Monday, 28 May 2018


It's getting harder and harder to see new birds, but I get more and more pleasure out of each new sighting.  Last weekend I visited Tasmania and did two pelagics out of Eaglehawk Neck.  The highlight was seeing a Westland Petrel - a new bird for me.  We had good views on Saturday, then, just for fun, more sightings on Sunday.  There were other exciting occurrences too, my first 'brocken spectre' from the plane on the way down, Sooty Albatross (more than one!), White-headed Petrels (always a favourite) and others on the boat (not me, sadly) saw a Black-bellied Storm Petrel - as far as I know, never recorded before here in May.
Westland Petrel, photo by Els Wakefield

My friend Els Wakefield was picking me up from the airport in Hobart and she said 'Come early, and we'll have a day's birding.'  She didn't have to say that twice!  I was up at 5.30 and on the 8.15 plane.  Weather was fine as we took off and flew through the cloud cover.  Above the clouds, as far as I could see in every direction was fluffy white cotton wool.  Then I saw a magnificent spectacle.  A pink ring on the clouds, with the shadow of our plane in the centre.  It was breath taking.  Clever Els told me it was called a 'brocken spectre.'  I'd never heard of it and certainly never seen one before.  A good omen I thought.

Els and I had a lovely day birding on Friday.  We saw 53 species and had a delicious lunch at the Waterfront Cafe in Dunally.  Els was delighted to show me a couple of Pink-eared Ducks - a rare vagrant in Tasmania.  I always love pinkies, but I'm afraid I didn't display as much enthusiasm for this common Victorian bird as Els thought they deserved.  For me, the highlight was a couple of Hooded Dotterels on the beach at Marion Bay.  We saw several Flame and Scarlet Robins, but dipped on Dusky.  I was a bit disappointed to see a total of 16 kookaburras during the day - I don't remember seeing that many on previous visits to Tasmania.  Laughing Kookaburras (along with Superb Lyrebirds) were introduced to Tasmania and don't belong there.

At Eaglehawk Neck, we stayed at the Lufra.  It was a special jazz weekend.  The hotel was full, the atmosphere was cheerful and the music was fantastic.

On Saturday morning, we arrived at Pirates Bay before 7, but far from the usual sleepy cove, the place was humming.  There was a fishing competition on and there must have been 50 fishing trailers all trying to launch their boats simultaneously.  There were fishermen, boats, and four wheel drives bumper to bumper.  The small group of birders who usually had the wharf to themselves had to weave their way between fishermen.  I managed to board the Pauletta without falling over - always an achievement for me.

It was a great day.  I had a list of 35 species which had ever been recorded here in May.  Of these I saw 23 on Saturday.  Other people saw more.  I saw 26 on Sunday and again, others saw more.  I didn't see the Grey Petrel others saw or the aforementioned Black-bellied Storm Petrel.  The Sooty Albatross we saw on Sunday was not on the list.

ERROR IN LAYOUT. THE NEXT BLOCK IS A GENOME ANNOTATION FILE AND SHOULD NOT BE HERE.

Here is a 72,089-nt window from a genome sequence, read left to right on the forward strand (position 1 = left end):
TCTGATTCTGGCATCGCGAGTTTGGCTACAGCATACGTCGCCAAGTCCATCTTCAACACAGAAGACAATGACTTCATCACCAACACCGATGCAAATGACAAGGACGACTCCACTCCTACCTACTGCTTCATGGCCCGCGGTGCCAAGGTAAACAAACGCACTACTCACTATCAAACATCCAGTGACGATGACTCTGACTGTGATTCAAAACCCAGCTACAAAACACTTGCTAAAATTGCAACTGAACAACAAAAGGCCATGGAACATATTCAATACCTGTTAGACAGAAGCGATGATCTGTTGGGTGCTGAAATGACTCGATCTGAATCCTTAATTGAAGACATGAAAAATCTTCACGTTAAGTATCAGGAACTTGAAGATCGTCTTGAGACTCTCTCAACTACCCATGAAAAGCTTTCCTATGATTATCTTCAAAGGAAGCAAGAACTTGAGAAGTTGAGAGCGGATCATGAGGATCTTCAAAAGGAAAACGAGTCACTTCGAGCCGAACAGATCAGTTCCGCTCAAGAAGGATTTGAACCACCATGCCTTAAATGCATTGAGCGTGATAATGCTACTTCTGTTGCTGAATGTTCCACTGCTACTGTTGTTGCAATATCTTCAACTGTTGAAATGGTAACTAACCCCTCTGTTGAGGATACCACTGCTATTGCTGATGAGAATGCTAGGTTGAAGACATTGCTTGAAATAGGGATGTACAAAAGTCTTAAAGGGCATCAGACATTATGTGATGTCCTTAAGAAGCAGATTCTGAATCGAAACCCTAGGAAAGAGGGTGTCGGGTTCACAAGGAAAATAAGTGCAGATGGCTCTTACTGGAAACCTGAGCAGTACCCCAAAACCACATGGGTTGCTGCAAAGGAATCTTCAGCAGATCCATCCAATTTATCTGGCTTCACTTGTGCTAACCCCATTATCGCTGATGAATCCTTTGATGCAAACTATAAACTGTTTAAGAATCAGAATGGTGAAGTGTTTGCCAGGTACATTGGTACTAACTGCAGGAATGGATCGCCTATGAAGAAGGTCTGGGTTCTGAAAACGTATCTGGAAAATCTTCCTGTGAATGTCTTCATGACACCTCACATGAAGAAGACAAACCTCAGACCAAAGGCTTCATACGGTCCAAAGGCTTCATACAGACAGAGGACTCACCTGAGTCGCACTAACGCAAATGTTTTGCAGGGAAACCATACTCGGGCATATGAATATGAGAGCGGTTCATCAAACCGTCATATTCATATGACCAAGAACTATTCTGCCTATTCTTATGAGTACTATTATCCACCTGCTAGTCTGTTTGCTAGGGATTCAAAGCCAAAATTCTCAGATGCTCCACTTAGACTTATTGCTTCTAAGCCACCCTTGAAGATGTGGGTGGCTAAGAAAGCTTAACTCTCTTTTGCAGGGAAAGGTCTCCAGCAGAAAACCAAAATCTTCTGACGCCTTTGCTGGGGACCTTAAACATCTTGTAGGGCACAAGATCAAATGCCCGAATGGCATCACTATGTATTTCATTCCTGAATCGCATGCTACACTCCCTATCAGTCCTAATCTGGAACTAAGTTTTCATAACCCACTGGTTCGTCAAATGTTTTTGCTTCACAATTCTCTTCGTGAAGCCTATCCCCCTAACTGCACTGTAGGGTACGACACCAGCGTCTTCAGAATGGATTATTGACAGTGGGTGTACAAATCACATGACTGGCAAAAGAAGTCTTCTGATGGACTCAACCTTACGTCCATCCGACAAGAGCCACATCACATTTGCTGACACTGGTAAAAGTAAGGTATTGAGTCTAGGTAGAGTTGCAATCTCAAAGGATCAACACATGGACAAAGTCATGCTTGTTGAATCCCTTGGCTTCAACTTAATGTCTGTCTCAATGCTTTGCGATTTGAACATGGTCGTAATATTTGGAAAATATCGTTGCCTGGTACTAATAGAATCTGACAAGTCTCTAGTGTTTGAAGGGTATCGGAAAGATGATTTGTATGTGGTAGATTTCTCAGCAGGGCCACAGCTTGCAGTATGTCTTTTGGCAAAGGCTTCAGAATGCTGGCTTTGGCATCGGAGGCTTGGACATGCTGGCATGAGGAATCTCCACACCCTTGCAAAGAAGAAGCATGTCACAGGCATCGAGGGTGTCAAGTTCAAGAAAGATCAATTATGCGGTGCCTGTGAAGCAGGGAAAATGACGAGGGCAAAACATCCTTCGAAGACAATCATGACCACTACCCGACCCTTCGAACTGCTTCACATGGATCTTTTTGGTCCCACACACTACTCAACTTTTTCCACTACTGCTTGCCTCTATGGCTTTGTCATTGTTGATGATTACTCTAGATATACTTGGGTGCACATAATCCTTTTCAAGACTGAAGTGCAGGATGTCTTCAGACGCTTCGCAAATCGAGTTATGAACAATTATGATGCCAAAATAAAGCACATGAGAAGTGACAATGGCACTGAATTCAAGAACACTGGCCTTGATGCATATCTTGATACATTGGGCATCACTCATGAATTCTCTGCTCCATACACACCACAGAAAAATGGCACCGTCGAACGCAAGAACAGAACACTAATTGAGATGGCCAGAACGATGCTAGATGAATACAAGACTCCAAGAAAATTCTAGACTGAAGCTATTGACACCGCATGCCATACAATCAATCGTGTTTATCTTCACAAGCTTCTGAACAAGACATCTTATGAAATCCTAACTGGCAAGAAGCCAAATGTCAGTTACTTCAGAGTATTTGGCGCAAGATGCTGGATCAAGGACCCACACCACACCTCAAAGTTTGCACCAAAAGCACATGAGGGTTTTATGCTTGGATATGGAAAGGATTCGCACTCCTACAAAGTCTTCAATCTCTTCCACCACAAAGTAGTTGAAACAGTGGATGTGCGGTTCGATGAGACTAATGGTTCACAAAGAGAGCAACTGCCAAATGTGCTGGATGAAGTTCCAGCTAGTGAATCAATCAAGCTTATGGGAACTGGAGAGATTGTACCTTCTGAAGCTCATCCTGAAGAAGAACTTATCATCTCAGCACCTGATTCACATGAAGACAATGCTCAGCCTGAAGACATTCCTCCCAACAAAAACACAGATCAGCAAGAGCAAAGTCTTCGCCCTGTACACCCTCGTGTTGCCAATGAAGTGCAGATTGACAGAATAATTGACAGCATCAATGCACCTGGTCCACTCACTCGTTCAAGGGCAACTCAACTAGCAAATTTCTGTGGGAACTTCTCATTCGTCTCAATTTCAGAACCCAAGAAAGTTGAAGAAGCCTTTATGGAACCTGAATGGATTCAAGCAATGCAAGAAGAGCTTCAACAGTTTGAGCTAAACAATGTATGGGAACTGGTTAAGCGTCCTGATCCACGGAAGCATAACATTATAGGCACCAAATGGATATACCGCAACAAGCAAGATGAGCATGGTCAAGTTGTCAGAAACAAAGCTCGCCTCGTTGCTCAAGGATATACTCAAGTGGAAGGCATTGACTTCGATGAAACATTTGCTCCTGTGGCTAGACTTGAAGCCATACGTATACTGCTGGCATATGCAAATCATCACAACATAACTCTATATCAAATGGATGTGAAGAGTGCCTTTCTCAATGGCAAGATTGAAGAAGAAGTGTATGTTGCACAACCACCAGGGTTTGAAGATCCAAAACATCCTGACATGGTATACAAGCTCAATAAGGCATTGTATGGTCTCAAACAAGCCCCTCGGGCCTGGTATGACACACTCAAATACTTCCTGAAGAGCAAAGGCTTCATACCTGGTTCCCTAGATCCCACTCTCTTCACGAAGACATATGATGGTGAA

Southern Royal Albatross, photo by Els Wakefield

A Crescent Honeyeater landed on the aerial while we cruised past the Hippolytes.  I didn't see it.  I was busy watching a peregrine attacking a sea eagle.  Saturday was a day of albatross and Sunday was a day of prions.  At one stage on Saturday, we had over 50 Shy Albatross sitting around the boat.  We also saw Buller's, Campbell's, Wandering and a Southern Royal, and a couple of Sooties on Sunday. We saw several Common Diving Petrel, lots of Cape Petrel, a sprinkling of Northern Giant Petrels (with just one Southern on Sunday).  There were Soft-plumaged, White-headed, Great Winged, Grey-faced Petrels and of course, most importantly, the Westland.  As to Storm Petrels, I saw Wilson's and Grey-backed.  Others saw White-faced and, exceptionally, Black-bellied.  I was sorry I missed the Grey Petrel - it didn't hang around - but I had an inward glow from my Westland and I wasn't complaining.
Soft-plumaged Petrel, photo by Els Wakefield

It was cold.  In fact, I don't remember ever being so cold.  On Sunday, I borrowed a jumper and a neck warmer, and they helped.  So did the second cup of coffee that the skipper kindly gave me.  I must have been cold because I ring I have worn since 1970 fell off my finger.  That's never happened before.  I lost it in Els' car, but (bless her!) she found it.  We had expected choppy seas on Sunday, but it wasn't too bad at all.
White-headed Petrel, photo by Els Wakefield

Altogether a very successful weekend.  Let's face it, any time I get a lifer, it's successful.  But this was particularly enjoyable.  The Eaglehawk Neck pelagics are always very friendly and usually produce a good birdlist.  We did well.  Thanks to Paul Brooks for organizing the pelagic, to Els for all her help (and her photos), and to everyone on the boat for making it such an enjoyable weekend.

Of course, the main reason for my trip, was to see a Southern Fulmar, and in that I failed miserably.  I'll just have to go back in 2019.  What a shame.